At least Garrett Wilson grew up in Columbus.
In the 2022 cycle, Del Valle wide receiver Caleb Burton, a consensus five-star prospect ranked as the No. 15 player nationally, according to the 247Sports Composite rankings, is also headed to Columbus to join Southlake Carroll quarterback Quinn Ewers, the former Longhorns pledge who announced his commitment to the Buckeyes last Wednesday.
Burton grew up in the Houston area before his father took the head coaching job at Del Valle in 2013.
Monday’s decision from the 6’0, 165-pounder merely marks the first major pledge influenced by Ewers, but it won’t be the last — the best-case scenario for Texas is that the national prospects that Ohio State will bring into the fold thanks to the commitment from Ewers won’t also be major targets for the Longhorns like Burton.
There aren’t any more five-star wide receiver prospects in the Austin area to leave for Ohio State, at least. Of course, that’s the huge problem here, exacerbated by the fact that Burton’s father is not only a current high school coach who spent years as the defensive coordinator at Fort Bend Dulles, he also played linebacker at Syracuse.
Plenty of families make the best decisions possible for their sons based on the information they receive and their ability to navigate a difficult process for which they may or may not have relevant life experience upon which to draw, but not many families can approach that process with the depth of understanding possessed by a family like the Burtons.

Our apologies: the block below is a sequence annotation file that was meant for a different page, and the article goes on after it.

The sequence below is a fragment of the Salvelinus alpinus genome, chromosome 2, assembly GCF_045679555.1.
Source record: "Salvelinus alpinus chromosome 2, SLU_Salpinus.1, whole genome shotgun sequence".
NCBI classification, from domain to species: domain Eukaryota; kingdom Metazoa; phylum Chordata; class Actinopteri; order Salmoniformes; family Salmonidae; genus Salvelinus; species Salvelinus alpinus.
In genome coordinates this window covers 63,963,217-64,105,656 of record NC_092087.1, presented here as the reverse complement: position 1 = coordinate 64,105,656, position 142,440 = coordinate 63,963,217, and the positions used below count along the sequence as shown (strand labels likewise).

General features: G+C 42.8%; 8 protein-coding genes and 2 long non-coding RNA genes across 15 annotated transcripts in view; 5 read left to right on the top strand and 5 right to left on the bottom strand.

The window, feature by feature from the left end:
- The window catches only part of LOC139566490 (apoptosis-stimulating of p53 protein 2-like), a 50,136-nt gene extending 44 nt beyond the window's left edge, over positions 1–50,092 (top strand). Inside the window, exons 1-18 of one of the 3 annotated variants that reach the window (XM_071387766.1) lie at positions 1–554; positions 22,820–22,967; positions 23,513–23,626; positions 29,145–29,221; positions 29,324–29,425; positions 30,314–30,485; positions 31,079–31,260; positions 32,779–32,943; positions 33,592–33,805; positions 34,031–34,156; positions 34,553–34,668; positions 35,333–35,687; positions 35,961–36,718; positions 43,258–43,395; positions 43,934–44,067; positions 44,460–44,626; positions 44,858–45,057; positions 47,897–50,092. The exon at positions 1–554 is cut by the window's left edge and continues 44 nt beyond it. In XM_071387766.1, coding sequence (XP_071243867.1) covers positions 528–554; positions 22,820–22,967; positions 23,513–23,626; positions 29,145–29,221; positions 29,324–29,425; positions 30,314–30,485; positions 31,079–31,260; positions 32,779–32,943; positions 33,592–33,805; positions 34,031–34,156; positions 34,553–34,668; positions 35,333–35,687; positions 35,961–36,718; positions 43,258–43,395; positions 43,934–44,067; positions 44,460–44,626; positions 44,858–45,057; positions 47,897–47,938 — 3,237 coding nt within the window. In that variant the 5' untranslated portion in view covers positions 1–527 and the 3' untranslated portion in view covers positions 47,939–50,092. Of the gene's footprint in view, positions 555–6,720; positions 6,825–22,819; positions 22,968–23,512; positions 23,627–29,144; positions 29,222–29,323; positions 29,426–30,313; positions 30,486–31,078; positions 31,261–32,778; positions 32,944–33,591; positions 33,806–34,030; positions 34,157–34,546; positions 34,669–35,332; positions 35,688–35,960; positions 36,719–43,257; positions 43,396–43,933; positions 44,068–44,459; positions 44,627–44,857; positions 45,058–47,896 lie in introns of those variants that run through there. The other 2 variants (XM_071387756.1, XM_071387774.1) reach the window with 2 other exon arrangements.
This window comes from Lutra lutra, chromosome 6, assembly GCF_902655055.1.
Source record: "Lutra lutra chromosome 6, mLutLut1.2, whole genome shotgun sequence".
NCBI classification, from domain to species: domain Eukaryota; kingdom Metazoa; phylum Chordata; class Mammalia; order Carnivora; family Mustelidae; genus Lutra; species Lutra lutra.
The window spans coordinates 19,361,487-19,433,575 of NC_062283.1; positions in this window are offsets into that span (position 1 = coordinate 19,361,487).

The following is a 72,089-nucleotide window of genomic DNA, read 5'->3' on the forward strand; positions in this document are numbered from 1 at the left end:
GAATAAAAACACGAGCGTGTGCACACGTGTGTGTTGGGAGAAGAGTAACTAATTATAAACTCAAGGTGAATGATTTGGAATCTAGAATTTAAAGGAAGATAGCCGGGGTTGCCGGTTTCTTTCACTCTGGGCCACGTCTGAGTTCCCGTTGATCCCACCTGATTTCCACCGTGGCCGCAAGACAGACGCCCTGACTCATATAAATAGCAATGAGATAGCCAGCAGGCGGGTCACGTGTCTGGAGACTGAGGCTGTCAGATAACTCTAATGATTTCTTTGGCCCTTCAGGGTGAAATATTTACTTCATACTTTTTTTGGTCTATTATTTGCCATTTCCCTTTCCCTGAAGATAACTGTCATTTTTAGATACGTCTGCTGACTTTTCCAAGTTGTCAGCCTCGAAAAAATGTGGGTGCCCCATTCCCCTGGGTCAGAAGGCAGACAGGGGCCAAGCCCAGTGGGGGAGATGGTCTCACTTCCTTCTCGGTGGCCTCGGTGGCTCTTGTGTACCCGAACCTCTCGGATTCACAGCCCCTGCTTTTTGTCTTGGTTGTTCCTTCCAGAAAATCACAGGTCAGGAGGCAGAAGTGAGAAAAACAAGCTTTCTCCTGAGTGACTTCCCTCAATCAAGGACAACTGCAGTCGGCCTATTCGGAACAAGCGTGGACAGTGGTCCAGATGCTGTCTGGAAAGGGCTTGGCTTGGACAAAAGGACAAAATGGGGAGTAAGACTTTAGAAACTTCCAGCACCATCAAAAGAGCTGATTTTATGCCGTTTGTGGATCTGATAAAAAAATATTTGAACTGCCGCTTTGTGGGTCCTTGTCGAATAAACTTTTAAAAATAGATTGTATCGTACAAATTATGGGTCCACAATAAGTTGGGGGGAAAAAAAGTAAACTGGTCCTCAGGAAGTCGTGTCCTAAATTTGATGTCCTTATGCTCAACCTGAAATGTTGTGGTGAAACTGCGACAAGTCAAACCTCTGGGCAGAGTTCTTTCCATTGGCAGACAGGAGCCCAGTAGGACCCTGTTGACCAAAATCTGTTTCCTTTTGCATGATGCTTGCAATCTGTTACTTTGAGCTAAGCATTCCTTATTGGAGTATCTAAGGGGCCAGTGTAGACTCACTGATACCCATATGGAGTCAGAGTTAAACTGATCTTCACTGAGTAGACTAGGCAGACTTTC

And that makes the vote of no confidence in the local flagship program even more problematic for the Longhorns.
Burton’s decision, like decisions by Ewers and 2021 stud Billy Bowman, now committed to Oklahoma, illustrates the extent to which embattled Texas head coach Tom Herman doesn’t completely control his own destiny by winning on the field. The reality is that recruits are currently determining the program’s long-term future in deciding whether or not Herman’s much-cherished truth telling is believable.
So Herman can stand in front of the podium on a Monday afternoon and claim that his notably silent boss has given him a vote of confidence in private, but sometimes on a Monday evening or a Wednesday evening, recruits make their own voices heard.
What they are saying, loudly and clearly, is as inescapable as the eyes of Texas.